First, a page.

The association between irritable bowel syndrome and the anxiety vulnerability factors: Body vigilance and discomfort intolerance

Meghan E. Keough, Kiara R Timpano, Laci L. Zawilinski, Norman B. Schmidt

Research output: Contribution to journalArticle

18 Citations (Scopus)

Abstract

Individuals with Irritable Bowel Syndrome (IBS) endorse greater negative affect, including anxiety psychopathology. To examine the role anxiety plays in the maintenance and exacerbation of IBS the links between IBS and two anxiety related constructs, body vigilance and discomfort intolerance, were examined. A non-treatment seeking college sample (N = 476) completed measures that assessed IBS symptomatology, vigilance to bodily sensations and ability to tolerate physical discomfort. A total of 4.2 percent of the sample met Rome II criteria for IBS. Consistent with the hypotheses, IBS symptoms were associated with increased vigilance to bodily sensations and increased desire to avoid these sensations.

Original languageEnglish
Pages (from-to)91-98
Number of pages8
JournalJournal of Health Psychology
Volume16
Issue number1
DOIs
StatePublished - Jan 1 2011

Fingerprint

Irritable Bowel Syndrome
Anxiety
Aptitude
Psychopathology
Maintenance

Keywords

  • anxiety
  • body vigilance
  • discomfort intolerance
  • Irritable Bowel Syndrome

ASJC Scopus subject areas

  • Applied Psychology

Cite this

The association between irritable bowel syndrome and the anxiety vulnerability factors : Body vigilance and discomfort intolerance. / Keough, Meghan E.; Timpano, Kiara R; Zawilinski, Laci L.; Schmidt, Norman B.

In: Journal of Health Psychology, Vol. 16, No. 1, 01.01.2011, p. 91-98.

Research output: Contribution to journalArticle

@article{f437f954c2644770a28a01352cdecfb6,
title = "The association between irritable bowel syndrome and the anxiety vulnerability factors: Body vigilance and discomfort intolerance",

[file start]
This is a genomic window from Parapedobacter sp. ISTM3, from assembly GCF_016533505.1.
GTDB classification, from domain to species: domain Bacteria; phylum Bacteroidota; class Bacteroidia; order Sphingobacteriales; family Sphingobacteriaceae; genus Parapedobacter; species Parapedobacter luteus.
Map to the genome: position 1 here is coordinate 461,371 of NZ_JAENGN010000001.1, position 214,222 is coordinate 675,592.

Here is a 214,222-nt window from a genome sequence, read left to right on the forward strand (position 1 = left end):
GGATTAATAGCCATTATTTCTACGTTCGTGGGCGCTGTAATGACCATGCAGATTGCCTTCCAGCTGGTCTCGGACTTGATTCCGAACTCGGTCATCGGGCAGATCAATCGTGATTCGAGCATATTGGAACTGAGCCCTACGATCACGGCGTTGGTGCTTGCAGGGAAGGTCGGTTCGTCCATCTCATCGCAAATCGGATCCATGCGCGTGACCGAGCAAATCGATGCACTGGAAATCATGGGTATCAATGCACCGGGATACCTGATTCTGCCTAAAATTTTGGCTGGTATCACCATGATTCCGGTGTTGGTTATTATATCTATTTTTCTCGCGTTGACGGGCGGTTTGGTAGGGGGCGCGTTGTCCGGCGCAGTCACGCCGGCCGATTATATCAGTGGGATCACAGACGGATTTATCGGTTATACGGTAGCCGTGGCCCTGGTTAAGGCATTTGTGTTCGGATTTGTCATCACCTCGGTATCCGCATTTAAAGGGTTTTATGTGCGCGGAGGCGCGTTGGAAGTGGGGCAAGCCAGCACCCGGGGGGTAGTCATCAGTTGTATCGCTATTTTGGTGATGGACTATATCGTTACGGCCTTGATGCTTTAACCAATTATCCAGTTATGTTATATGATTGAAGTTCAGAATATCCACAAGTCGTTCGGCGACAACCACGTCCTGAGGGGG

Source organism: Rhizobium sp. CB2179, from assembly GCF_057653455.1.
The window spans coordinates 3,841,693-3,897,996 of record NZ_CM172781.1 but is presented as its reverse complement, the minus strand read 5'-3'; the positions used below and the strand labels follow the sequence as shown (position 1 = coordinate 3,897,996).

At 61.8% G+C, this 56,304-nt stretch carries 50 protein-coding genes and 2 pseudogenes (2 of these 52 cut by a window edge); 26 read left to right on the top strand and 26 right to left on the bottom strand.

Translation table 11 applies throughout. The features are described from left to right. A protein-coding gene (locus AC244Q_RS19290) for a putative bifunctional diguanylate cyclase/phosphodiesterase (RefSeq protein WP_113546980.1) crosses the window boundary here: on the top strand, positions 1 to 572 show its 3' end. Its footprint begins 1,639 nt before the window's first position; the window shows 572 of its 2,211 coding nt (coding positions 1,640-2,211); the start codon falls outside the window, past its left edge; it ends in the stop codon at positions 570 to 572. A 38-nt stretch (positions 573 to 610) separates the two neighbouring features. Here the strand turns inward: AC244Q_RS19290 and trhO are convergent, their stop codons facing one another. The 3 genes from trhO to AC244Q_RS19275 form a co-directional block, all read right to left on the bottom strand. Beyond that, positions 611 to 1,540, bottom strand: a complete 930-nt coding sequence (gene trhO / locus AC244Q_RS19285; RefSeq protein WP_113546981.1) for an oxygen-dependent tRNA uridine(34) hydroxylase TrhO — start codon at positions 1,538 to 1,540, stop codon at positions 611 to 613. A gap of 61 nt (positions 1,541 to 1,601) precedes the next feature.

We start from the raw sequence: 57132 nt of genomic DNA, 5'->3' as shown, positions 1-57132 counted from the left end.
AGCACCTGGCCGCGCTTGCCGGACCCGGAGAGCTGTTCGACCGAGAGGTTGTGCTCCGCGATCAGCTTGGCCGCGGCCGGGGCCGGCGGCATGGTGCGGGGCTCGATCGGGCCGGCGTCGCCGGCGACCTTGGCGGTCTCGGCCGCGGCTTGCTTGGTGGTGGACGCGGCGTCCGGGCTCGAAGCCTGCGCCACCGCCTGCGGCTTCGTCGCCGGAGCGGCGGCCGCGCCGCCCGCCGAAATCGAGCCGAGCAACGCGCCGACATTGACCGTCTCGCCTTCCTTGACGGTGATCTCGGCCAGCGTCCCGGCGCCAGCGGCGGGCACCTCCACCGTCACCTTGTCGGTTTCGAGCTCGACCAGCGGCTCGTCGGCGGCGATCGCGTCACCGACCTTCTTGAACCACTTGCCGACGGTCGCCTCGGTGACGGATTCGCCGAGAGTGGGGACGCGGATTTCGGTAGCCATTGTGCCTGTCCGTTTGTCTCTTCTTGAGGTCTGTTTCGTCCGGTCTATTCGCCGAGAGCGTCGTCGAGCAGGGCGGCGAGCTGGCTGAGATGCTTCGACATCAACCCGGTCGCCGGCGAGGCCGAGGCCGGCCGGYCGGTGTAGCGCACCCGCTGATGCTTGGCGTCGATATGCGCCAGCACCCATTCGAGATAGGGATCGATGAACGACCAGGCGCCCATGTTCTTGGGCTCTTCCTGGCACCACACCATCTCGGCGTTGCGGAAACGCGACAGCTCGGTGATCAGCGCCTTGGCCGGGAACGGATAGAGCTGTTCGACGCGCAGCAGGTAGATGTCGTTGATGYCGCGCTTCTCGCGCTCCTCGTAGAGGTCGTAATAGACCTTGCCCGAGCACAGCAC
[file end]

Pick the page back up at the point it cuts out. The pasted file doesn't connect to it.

abstract = "Individuals with Irritable Bowel Syndrome (IBS) endorse greater negative affect, including anxiety psychopathology. To examine the role anxiety plays in the maintenance and exacerbation of IBS the links between IBS and two anxiety related constructs, body vigilance and discomfort intolerance, were examined. A non-treatment seeking college sample (N = 476) completed measures that assessed IBS symptomatology, vigilance to bodily sensations and ability to tolerate physical discomfort. A total of 4.2 percent of the sample met Rome II criteria for IBS. Consistent with the hypotheses, IBS symptoms were associated with increased vigilance to bodily sensations and increased desire to avoid these sensations.",
keywords = "anxiety, body vigilance, discomfort intolerance, Irritable Bowel Syndrome",
author = "Keough, {Meghan E.} and Timpano, {Kiara R} and Zawilinski, {Laci L.} and Schmidt, {Norman B.}",
year = "2011",
month = "1",
day = "1",
doi = "10.1177/1359105310367689",
language = "English",
volume = "16",
pages = "91--98",
journal = "Journal of Health Psychology",
issn = "1359-1053",
publisher = "SAGE Publications Ltd",
number = "1",

}

TY - JOUR

T1 - The association between irritable bowel syndrome and the anxiety vulnerability factors

T2 - Body vigilance and discomfort intolerance

AU - Keough, Meghan E.

AU - Timpano, Kiara R

AU - Zawilinski, Laci L.

AU - Schmidt, Norman B.

PY - 2011/1/1

Y1 - 2011/1/1

N2 - Individuals with Irritable Bowel Syndrome (IBS) endorse greater negative affect, including anxiety psychopathology. To examine the role anxiety plays in the maintenance and exacerbation of IBS the links between IBS and two anxiety related constructs, body vigilance and discomfort intolerance, were examined. A non-treatment seeking college sample (N = 476) completed measures that assessed IBS symptomatology, vigilance to bodily sensations and ability to tolerate physical discomfort. A total of 4.2 percent of the sample met Rome II criteria for IBS. Consistent with the hypotheses, IBS symptoms were associated with increased vigilance to bodily sensations and increased desire to avoid these sensations.

AB - Individuals with Irritable Bowel Syndrome (IBS) endorse greater negative affect, including anxiety psychopathology. To examine the role anxiety plays in the maintenance and exacerbation of IBS the links between IBS and two anxiety related constructs, body vigilance and discomfort intolerance, were examined. A non-treatment seeking college sample (N = 476) completed measures that assessed IBS symptomatology, vigilance to bodily sensations and ability to tolerate physical discomfort. A total of 4.2 percent of the sample met Rome II criteria for IBS. Consistent with the hypotheses, IBS symptoms were associated with increased vigilance to bodily sensations and increased desire to avoid these sensations.

KW - anxiety

KW - body vigilance

KW - discomfort intolerance

KW - Irritable Bowel Syndrome

UR - http://www.scopus.com/inward/record.url?scp=78651238052&partnerID=8YFLogxK

UR - http://www.scopus.com/inward/citedby.url?scp=78651238052&partnerID=8YFLogxK

U2 - 10.1177/1359105310367689

DO - 10.1177/1359105310367689

M3 - Article

C2 - 20631041

AN - SCOPUS:78651238052

VL - 16

SP - 91

EP - 98

JO - Journal of Health Psychology

JF - Journal of Health Psychology

SN - 1359-1053

IS - 1

ER -